Biology Unit 1

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Diet and Metabolic Rate

Balanced diet:

  • You must provide the energy you need, but no more
  • You need the right ballance of foods
    • enough carbohydrates to release energy
    • fats to keep warm and release energy
    • protein for growth, cell repair and cell replacement 
    • fibre to keep everything running smoothly through the digestive system
    • tiny amounts of minerals and vitimans to keep skin, blood and bones healthy

Energy needs vary - who they are

  • Energy need to fuel reactions, which are called your metabolism - the speed of which this happens is called your metabollic rate
  • People have different resting metabollic rates
  • Mussle needs more energy than fatty tissue, so people with a higher mussle to fat ration have a higher metabollic rate
  • The bigger you are need a higher metabollic rate as you have more cells
  • Men tend to have a higher rate
  • Regular exercise can boost resting rate as it builds mussle
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Diet and Metabolic Rate (2)

Energy needs vary - what they do

  • Need more energy during exercise so metabollic rate goes up
  • Some people have more active jobs so need more energy on a daily basis
  • Activity levels affect the amount of energy your diet should contain
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Factors Affecting Health

Unbalanced diet:

  • People who have a bad diet are malnourished
  • Malnourished people can be fat or fin
  • Obeisty
    • excess carbs or fat can lead to obesity
    • obesity is common in developed countries
    • hormonal problems can lead to obesity
    • health problems can be caused by obesity
      • artihitus
      • type 2 diabetes
      • high blood pressure
      • heart disease
      • risk of cancer
  • Other health prblems
    • too much saturated fat can increase your blood cholestrol
    • too much salt can cause high blood pressure and heart problems
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Factors Affecting Health (2)

  • Eating to little
    • people suffer of lack of food particulary in poor countries
    • malnurition can vary
      • slow growth (in children)
      • fatigue
      • poor resistance to infection
      • irregular periods in women
    • deficiency diseases are caused by lack of vitimans or minerals
      • lack of vitiman c can cause scurvey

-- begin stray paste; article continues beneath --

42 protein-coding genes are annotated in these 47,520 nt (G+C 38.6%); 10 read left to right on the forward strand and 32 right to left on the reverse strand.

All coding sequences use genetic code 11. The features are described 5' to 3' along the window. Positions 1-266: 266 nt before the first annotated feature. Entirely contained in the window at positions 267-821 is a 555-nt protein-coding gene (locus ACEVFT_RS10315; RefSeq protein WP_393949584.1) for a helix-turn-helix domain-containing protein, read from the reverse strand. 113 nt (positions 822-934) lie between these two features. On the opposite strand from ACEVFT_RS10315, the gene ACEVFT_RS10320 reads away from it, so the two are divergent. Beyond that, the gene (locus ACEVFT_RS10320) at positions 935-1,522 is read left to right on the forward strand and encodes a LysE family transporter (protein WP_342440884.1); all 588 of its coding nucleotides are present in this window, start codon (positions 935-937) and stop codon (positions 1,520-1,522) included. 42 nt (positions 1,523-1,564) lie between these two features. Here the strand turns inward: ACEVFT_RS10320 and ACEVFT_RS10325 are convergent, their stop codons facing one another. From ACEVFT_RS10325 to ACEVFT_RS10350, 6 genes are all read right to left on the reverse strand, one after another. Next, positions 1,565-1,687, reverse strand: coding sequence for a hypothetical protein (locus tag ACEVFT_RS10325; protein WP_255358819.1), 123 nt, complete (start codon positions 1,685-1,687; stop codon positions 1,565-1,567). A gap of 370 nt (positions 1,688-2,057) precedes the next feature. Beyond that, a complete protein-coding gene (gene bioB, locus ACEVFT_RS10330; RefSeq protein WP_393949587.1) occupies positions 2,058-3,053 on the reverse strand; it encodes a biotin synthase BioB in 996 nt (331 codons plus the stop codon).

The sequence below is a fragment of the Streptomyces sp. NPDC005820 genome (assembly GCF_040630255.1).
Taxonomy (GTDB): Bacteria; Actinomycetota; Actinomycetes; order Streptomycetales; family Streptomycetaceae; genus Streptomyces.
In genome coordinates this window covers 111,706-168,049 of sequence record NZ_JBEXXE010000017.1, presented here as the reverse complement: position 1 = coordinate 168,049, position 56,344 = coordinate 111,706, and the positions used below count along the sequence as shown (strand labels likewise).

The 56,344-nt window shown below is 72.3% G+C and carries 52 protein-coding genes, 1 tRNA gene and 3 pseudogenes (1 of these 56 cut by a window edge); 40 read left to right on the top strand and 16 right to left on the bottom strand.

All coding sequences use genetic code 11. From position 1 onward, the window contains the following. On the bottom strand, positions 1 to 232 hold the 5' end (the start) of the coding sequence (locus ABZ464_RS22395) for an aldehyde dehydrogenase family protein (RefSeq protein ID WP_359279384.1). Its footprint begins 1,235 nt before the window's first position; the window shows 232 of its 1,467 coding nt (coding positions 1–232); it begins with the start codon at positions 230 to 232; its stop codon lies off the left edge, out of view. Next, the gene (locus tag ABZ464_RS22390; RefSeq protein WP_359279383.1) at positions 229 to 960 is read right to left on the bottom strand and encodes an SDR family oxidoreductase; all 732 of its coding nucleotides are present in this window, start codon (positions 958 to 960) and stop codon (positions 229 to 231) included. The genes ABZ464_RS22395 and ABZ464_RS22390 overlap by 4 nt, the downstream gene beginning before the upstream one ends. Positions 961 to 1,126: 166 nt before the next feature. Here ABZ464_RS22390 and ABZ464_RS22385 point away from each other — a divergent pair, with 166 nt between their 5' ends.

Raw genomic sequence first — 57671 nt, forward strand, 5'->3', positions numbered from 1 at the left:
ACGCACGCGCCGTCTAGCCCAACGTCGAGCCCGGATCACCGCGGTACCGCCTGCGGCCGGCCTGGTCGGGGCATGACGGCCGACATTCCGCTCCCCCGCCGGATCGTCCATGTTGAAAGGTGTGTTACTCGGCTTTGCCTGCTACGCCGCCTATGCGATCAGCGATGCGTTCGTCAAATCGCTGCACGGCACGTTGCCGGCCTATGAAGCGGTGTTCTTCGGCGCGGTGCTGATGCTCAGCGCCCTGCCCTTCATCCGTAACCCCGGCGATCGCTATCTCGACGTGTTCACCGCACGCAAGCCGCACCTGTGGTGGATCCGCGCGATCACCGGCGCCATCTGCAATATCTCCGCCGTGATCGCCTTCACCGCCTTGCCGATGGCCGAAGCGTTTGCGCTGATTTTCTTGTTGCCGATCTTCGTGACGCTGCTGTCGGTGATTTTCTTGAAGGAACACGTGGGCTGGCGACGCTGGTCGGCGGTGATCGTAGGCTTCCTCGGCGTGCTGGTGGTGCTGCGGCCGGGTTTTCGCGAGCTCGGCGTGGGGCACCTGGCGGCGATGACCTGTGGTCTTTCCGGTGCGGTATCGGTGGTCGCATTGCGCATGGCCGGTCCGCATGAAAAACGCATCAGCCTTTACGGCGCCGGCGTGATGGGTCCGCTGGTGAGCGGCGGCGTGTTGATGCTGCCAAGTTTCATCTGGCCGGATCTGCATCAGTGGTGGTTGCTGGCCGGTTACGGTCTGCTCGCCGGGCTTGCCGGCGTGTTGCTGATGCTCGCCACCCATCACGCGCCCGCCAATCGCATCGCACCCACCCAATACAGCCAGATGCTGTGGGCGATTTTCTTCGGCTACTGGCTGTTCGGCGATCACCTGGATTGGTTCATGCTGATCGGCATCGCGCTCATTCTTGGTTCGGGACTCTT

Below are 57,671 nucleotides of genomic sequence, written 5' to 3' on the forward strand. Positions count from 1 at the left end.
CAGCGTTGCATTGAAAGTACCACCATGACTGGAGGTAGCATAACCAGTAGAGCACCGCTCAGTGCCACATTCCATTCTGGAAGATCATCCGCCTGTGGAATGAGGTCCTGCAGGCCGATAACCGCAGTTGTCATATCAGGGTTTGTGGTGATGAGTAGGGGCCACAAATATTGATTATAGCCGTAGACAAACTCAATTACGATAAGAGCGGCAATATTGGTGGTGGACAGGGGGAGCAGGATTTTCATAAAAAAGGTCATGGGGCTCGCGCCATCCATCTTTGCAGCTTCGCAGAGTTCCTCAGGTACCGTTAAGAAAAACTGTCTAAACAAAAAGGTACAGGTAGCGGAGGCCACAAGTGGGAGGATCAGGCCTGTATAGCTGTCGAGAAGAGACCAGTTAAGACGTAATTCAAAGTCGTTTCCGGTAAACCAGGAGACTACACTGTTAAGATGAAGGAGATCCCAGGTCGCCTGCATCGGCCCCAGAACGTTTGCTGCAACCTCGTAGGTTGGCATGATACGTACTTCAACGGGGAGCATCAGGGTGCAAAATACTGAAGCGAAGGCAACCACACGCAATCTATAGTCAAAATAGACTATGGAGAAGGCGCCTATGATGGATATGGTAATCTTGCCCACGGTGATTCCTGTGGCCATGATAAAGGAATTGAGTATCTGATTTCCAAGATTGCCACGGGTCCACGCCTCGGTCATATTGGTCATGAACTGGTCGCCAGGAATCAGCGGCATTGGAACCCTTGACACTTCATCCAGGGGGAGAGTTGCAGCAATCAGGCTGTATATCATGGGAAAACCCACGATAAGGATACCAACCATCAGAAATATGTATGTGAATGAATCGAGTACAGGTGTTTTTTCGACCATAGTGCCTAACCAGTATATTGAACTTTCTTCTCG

• problems with skin, joints and gums

Not enough exercise:

  • People who exercise regularly are generally healthier
  • exercise increases amount of energy used and decreases the amount of stored fat
  • Builds mussle which increases metabolic rate
  • People who excercise less are more likely to suffer from health problems
  • People can be fit but not healthy
    • you can be physically fit and slim, but malnourished because your diet isn't ballanced
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Factors Affecting Health (3)

Inherited factors:

  • Metabolic rate can be inherited
  • Can affect blood cholestral level
  • Cholestral is essentiall but not too much as it can cause heart disease
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Evaluating Food, Lifestyle and Diet

Slimming claims that arent proven:

  • Lots of products claim they help lose weight
  • Look out for:
    • is the report a scientific study
    • was it written by a qualified person
    • was the sample tested on large enough to be reliable
    • have other studies found similar results
  • The only way to lose weight is to take in less energy than you use, so sliming pills only work if:
    • you eat less fat and carbs
    • you do more exercise
  • Some claims may be true but misleading
    • low fat bars might be low in fat but you still need to change your diet because you will still be taking in too much energy
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Fighting Disease

There are two main types of pathogens:

  • Bacteria
    • small living cells
    • reproduce rapidly
    • make you feel ill by doing two things
      • damaging cells
      • producing toxins
  • Viruses 
    • not cells, 1\100th size of a bacterium
    • replicate themselves by invading your celss and using the cells' machinery to produce many copies of themselves
    • the cell will usually then burst, releasing the new viruses
    • the cell damage is what makes you feel ill
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Fighting Disease (2)

Bodys defence system:

  • Skin, hair and mucus stops lots of nasties getting in
  • Platelets helps blood clot quickly to seal wounds
  • If something does make it in your immune system (WHITE BLOOD CELLS) kicks in
    • Consuming them
      • White blood cells can engulf foreign cells and digest them
    • Producing antibodies
      • every invading cell has unique molecule (ANTIGENS) on its surface
      • when white blood cell comes across foreign antigen, start to produce proteins called antibodies
      • these lock onto antigen and kill the cell
      • they are specific to each antigen so will not lock onto anything else
      • they are rapidly produced and taken around the body to kill similar cells
      • if person gets infected by the same pathogen, antibodies are rapidly produced so person doesnt get ill, they are immune
    • Producing antitoxins
      • counteract toxins produced by bacteria
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Vaccination

It protects from future infections:

  • When infected by new mcroorginism it takes white blood cells a few days to deal with it, so you get ill
  • Vaccinaions involve injecting dead or inactive microoginisms which still have their antigens, so body can produce the antibodies to kill them - body then remebers the correst antibodies for that pathogen if it ever comes across it
  • Vaccinations can wear off so booster injections might need to be given

Pros:

  • They have controlled that were common disease in UK - no more smallpox, pollio down by 99%